≡ Menu

Tricia Turner Shares Her Passion for Sonography

Tricia Turner (BS, RDMS, RVT) graduated from the South Hills School of Business & Technology (SHS) Sonography program in 1999.  Today, she is the program’s Director.

The Diagnostic Medical Sonography (DMS) program at South Hills School of Business & Technology (SHS) started in the mid-90s with about five students. Now the program currently boasts approximately 100 students, and has about 500 successful alumni working across the country. We caught up with Turner by e-mail to learn more about her career and the Diagnostic Sonography program at South Hills.

Tricia Turner (BS, RDMS, RVT)
You yourself completed the Sonography program at South Hills School of Business & Technology (SHS) and graduated in 1999. What inspired you to enroll in the program?

TT: Many different things…I was looking for an educational opportunity that would utilize my bachelor’s degree from Pennsylvania State University as well as offer a life-long career. I love working with and taking care of people and as a Sonographer you work closely with patients on a daily basis.

At the time of educational/career exploration, a good friend of mine worked (and still does) at SHS. She introduced me to the program and program director. The school itself, was (and still is) wonderful! They truly cared/care about the students, wanting what’s best for each one. It was a perfect fit all around.

 

Is the Diagnostic Medical Sonography (DMS) program (at SHS) CAAHEP-accredited?

TT: Yes, the DMS programs at SHS are all CAAHEP accredited. We offer 3 different pathways to enter the DMS program at SHS. A 3-year program is available for those students entering with little to no post-secondary education. They will receive an Associate’s Degree in Specialized Technology upon graduation. We also have 2 diploma programs available. One is a 2-year program offered to those individuals with a bachelor degree. A 15-month diploma program is available for students with an imaging background or imaging degree, such as nuclear medicine or X-ray. Each program offers the choice between general, cardiac or vascular.

 

How should students decide on which specialty to study (general, vascular or cardiac)?

TT: The student needs to determine what area of the body is of most interest to them. Don’t look at the job market – it fluctuates, as do salary ranges and job responsibilities.

Each student should research, job shadow/observe and speak with professionals or other sonography students – learn how they determined their specialty area. But honestly, from most educator perspectives, you can’t make a bad decision. The bottom line is that the foundation of all the specialties is sonography. They are all interesting, ever-changing and challenging.

 

Tell us about the cutting-edge aspects of SHS’ DMS program?

TT: Our program is a front-loaded program. The sonography training – such as, machine manipulation, image optimization and anatomy recognition – occurs before a student steps into a clinical site. Our school has invested time and money for the resources our students need to succeed. SHS has several pieces of current ultrasound equipment with five professional Sonographers as faculty members. Our students acquire hours of hands-on experience prior to being placed on internship. They are comfortable with protocols and scanning normal anatomy so when they attend their clinical, from the very first day, they appreciate and recognize what the sonographers are scanning. We also offer internships at numerous sites that provide high quality sonography experience.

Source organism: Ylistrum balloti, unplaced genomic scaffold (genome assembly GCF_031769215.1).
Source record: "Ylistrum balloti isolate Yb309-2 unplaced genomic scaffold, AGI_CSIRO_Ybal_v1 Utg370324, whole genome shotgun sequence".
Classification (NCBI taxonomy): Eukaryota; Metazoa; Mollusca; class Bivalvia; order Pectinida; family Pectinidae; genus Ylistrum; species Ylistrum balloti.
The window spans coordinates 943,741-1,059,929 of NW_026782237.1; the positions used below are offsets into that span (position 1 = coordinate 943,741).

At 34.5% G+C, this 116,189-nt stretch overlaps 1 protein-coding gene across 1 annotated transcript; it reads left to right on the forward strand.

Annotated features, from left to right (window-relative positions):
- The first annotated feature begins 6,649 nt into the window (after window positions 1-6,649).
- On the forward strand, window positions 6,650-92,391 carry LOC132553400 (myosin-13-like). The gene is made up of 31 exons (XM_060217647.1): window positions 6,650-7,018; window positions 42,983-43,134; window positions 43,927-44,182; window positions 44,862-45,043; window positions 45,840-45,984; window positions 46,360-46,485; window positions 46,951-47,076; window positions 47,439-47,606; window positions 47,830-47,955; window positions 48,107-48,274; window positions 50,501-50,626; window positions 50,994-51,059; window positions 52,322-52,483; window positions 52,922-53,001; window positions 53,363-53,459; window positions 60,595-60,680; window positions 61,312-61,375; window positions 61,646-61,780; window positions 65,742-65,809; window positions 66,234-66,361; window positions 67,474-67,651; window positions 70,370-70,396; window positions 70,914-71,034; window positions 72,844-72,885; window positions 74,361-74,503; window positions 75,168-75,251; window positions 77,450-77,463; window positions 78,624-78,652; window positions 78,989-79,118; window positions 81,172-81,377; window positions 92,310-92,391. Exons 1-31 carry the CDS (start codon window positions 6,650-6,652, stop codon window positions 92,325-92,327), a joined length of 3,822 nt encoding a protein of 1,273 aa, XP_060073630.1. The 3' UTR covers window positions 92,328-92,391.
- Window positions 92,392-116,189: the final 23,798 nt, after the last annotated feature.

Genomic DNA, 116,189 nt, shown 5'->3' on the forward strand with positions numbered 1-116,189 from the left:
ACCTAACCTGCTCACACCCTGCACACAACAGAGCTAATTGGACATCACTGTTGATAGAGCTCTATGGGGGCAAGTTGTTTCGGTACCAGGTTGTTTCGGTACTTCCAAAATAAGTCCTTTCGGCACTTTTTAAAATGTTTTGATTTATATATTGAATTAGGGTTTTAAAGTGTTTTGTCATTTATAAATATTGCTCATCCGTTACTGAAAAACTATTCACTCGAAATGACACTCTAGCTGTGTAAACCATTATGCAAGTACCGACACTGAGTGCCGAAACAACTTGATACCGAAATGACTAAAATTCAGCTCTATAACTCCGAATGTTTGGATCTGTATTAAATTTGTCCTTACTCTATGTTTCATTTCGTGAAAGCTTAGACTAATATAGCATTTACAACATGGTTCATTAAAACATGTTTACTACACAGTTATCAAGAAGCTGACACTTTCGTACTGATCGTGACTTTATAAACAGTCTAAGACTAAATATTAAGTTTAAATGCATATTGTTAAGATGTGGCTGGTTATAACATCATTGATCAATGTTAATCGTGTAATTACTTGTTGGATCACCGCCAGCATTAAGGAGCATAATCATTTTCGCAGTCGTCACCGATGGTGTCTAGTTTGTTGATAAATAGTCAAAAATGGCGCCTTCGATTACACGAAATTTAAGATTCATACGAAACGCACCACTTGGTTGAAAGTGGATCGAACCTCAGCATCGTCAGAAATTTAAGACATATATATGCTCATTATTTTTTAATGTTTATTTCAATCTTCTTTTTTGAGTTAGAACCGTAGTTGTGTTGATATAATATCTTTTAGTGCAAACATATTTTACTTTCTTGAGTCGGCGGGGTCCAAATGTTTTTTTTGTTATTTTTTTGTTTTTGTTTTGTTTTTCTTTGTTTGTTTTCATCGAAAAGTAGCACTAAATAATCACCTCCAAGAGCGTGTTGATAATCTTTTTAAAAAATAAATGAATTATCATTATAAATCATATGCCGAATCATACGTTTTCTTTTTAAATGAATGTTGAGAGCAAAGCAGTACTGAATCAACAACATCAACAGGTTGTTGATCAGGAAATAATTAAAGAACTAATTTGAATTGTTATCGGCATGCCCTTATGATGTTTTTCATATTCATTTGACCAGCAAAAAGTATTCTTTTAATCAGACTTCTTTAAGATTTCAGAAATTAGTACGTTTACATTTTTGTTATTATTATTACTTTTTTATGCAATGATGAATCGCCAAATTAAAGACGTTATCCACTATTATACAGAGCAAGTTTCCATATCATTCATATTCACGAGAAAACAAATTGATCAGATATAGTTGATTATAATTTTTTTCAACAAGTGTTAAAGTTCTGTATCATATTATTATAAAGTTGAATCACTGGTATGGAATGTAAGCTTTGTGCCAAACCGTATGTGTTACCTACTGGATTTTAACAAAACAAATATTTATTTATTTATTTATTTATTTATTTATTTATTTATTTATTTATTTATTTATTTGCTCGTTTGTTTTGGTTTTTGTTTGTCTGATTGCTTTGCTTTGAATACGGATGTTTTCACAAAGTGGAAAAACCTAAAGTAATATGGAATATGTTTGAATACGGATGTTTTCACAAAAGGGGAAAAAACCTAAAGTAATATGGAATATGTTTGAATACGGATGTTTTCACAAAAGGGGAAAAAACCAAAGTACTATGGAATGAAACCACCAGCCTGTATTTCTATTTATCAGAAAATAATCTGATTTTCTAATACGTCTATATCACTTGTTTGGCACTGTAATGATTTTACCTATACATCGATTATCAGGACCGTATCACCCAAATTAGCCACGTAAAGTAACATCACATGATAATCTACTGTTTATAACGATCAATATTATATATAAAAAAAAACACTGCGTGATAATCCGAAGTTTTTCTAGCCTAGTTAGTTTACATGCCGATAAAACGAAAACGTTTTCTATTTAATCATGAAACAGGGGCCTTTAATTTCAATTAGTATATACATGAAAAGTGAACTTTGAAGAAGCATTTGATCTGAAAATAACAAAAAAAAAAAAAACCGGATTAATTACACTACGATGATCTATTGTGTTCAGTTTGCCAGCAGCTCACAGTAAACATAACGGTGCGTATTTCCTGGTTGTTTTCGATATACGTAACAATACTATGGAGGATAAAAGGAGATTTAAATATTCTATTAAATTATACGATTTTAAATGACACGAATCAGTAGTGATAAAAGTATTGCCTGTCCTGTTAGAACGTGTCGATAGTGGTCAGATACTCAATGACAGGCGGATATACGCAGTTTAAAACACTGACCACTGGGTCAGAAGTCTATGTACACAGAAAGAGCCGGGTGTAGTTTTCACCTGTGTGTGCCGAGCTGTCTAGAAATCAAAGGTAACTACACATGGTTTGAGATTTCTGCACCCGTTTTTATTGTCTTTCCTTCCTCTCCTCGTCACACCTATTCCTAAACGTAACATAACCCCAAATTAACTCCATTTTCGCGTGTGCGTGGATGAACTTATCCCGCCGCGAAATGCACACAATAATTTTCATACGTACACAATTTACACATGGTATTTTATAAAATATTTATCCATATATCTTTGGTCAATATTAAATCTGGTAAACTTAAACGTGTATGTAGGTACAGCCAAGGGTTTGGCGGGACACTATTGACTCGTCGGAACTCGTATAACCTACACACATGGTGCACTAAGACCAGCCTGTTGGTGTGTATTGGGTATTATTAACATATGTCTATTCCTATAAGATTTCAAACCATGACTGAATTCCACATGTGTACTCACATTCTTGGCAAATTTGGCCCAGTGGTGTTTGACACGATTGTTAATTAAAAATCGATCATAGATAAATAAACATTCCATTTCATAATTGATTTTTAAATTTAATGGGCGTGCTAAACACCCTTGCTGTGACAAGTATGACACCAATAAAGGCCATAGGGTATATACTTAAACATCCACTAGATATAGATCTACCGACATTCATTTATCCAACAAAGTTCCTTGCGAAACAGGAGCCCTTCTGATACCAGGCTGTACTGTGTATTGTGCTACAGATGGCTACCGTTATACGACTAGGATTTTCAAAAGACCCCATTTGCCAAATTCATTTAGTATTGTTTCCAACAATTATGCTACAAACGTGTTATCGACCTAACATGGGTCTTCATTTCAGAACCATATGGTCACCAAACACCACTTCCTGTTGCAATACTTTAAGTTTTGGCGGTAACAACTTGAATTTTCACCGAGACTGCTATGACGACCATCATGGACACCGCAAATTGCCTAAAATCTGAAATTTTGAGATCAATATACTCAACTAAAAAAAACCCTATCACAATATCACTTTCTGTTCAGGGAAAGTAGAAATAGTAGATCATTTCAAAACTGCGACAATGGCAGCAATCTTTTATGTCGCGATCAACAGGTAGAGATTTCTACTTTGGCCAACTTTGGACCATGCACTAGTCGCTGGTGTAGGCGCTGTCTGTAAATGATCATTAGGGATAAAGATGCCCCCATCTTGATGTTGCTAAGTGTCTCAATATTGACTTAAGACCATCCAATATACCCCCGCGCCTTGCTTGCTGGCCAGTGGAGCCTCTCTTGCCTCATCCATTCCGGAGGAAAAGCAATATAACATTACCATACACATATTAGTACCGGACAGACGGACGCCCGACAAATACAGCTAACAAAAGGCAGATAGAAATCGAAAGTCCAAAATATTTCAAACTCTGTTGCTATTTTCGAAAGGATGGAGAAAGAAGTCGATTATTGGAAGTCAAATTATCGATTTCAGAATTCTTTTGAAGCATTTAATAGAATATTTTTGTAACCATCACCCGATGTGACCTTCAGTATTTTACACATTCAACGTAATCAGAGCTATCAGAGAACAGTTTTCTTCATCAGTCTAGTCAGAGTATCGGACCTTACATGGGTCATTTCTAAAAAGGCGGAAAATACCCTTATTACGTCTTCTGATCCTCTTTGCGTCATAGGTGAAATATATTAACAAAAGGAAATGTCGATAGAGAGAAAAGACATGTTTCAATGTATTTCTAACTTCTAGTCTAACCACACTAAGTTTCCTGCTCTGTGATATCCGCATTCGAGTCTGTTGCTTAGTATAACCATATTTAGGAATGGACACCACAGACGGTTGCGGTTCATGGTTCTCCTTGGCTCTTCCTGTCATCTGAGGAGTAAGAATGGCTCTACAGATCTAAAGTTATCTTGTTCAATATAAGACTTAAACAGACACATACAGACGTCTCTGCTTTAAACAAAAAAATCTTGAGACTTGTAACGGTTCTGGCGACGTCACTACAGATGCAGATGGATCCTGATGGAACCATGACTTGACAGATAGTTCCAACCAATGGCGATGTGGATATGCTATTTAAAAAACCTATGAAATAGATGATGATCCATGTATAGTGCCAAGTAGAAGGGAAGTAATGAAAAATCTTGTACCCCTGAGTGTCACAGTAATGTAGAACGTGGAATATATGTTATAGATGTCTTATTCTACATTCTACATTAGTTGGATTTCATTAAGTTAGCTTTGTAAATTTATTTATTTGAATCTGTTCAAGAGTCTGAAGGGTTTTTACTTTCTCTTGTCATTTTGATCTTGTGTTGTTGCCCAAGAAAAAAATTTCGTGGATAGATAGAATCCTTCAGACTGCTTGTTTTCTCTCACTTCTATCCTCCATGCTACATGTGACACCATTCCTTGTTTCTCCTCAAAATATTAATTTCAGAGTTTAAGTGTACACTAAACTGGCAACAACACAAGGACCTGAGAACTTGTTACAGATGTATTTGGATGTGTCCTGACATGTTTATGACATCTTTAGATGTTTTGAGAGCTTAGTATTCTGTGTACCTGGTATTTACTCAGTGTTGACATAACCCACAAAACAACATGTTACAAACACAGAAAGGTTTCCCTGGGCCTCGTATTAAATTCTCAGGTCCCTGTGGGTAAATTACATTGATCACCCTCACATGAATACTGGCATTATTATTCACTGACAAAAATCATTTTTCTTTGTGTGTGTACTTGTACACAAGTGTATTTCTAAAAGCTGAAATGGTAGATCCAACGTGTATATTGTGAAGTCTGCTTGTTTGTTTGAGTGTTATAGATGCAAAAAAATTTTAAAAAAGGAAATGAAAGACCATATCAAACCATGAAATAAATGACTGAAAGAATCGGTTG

“[Sonography] combines three major areas of interest; medicine, technology and creativity.”

Your hundreds of graduates now work across the country. Can you give us some examples of where they’ve ended up?

TT: You will find our graduates in departments across the country including, Hershey Medical Center in Hershey, PA, Johns Hopkins Hospital in Baltimore, MD, University of Pittsburgh Medical Center in Pittsburgh, PA, as well as Quincy Valley Medical Center in Quincy, WA, University Medical Center in Lebanon, TN, and Yale in New Haven, Connecticut, to name a few.

 

What is your favorite aspect of the sonography profession?

TT: The fact that it combines three major areas of interest (a trifecta of interests); medicine, technology and creativity. Sonographers play an integral role in the care of their patients by utilizing technology to create images assisting physicians in the diagnostic process. And beyond that, sonography presents challenges and changes every day. You never get bored!

 

How do you like being Director of the DMS program at SHS?

TT: My feelings about being program director are exactly how I feel about the sonography profession. It is challenging, ever-changing but very rewarding and a privilege to be a part of.

 

What makes a great Sonographer?

TT: A great Sonographer encompasses many different qualities, just as the profession encompasses many different interests. Compassion for the care of our patients, dedication to the continual advancement of technology, and critical thinking to apply multiple facets of information to any given patient.

 

Is there anything you would like to add?

TT: Thank you for the opportunity to share my passion and my faculty’s passion for the sonography profession…and our gratitude to be a part of the future of the profession.

Last Updated by Wendy Fanello. Read more of her work on UltrasoundSchoolsInfo.com & follow her on Google+.